The other less common locations of osteosarcoma include;
- Pelvis.
- Skull.
- Jaw.


What Is the Mainstay Treatment for Osteosarcoma?

The first-line treatment for osteosarcoma is surgery followed by chemotherapy. The main goal of surgery is to remove the tumor as much as possible without causing any harm to the surrounding healthy tissues. A surgical approach called “limb salvage” surgery is recommended in cases of osteosarcoma that only affects a small part of the bone, not the complete bone. If osteosarcoma involves the entire bone, then the whole bone needs to be removed surgically, and this surgical procedure is called “limb-sparing surgery.” After the limb-sparing surgery, the amputated limb will be replaced by an artificial limb or bone graft from other body parts. Chemotherapy is another effective treatment for osteosarcoma. It can be given before or after surgery, depending on the severity of the condition. Chemotherapy given after surgery helps remove the cancer cells that remain after the surgical removal of the tumor. It helps prevent the recurrence of osteosarcoma after surgery.


Is Chemotherapy Effective for Osteosarcoma?

Chemotherapy uses drugs to kill cancer cells. It is an important treatment approach for people with osteosarcoma. It is more commonly used in treating high-grade osteosarcoma than low-grade osteosarcoma. 
- Neoadjuvant Chemotherapy: Chemotherapy given before surgery is known as neoadjuvant chemotherapy. It is usually started ten weeks before surgery to facilitate the complete removal of cancer cells from the body.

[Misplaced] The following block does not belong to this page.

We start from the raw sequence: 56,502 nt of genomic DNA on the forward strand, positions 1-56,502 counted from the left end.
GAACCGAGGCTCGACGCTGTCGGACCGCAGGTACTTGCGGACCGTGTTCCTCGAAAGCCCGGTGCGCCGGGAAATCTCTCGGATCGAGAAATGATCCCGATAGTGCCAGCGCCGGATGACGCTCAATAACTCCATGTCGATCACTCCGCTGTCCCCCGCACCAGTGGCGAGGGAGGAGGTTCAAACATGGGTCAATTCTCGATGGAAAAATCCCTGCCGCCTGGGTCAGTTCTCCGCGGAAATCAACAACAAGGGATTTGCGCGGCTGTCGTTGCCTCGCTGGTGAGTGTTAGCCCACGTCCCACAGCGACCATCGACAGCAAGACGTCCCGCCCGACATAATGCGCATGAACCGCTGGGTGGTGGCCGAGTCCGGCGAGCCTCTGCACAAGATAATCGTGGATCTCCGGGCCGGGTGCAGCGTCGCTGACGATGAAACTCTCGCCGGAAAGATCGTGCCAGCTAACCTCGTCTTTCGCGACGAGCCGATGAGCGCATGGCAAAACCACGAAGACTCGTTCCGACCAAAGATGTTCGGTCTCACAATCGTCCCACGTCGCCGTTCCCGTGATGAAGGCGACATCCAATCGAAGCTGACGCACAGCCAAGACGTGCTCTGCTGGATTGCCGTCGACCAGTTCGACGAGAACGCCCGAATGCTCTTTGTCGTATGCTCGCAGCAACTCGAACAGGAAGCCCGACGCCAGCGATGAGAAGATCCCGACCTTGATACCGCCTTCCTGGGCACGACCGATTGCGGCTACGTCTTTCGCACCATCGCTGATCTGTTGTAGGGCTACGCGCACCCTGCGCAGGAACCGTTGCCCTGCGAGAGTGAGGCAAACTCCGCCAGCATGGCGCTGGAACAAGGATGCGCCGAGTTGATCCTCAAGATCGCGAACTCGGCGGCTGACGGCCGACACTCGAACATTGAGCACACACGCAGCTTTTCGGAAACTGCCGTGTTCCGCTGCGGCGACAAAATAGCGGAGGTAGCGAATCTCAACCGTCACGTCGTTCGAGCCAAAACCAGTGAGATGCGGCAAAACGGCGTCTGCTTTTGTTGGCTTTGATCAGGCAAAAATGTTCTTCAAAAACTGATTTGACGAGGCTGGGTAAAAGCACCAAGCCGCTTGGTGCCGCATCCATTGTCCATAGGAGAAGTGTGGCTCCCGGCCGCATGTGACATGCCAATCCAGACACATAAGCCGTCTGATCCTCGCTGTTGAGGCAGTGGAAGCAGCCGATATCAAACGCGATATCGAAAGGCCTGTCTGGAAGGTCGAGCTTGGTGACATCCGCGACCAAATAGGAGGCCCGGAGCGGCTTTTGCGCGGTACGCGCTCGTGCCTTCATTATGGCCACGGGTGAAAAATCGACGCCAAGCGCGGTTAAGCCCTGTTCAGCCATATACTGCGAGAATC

- Adjuvant Chemotherapy: Chemotherapy, when given after surgery, is known as adjuvant therapy. It is usually given 18 weeks after surgery. Chemotherapy is generally given in cycles with a rest period after each treatment to allow the body to recover. The chemo cycles usually last for a few weeks. 


Can Osteosarcoma Be Cured?

The prognosis of low-grade osteosarcoma is good when compared to high-grade osteosarcoma. Low-grade osteosarcoma lesions that have not spread to other body parts can be cured by surgery. However, high-grade osteosarcomas can require aggressive treatments. 


Can Osteosarcoma Go Into Remission?

In several cases, people with osteosarcoma have achieved complete remission after surgery and chemotherapy. In addition, the overall survival rate is high in patients who had shown remission after surgery.
Dr. Rajesh Gulati
Dr. Rajesh Gulati

Family Physician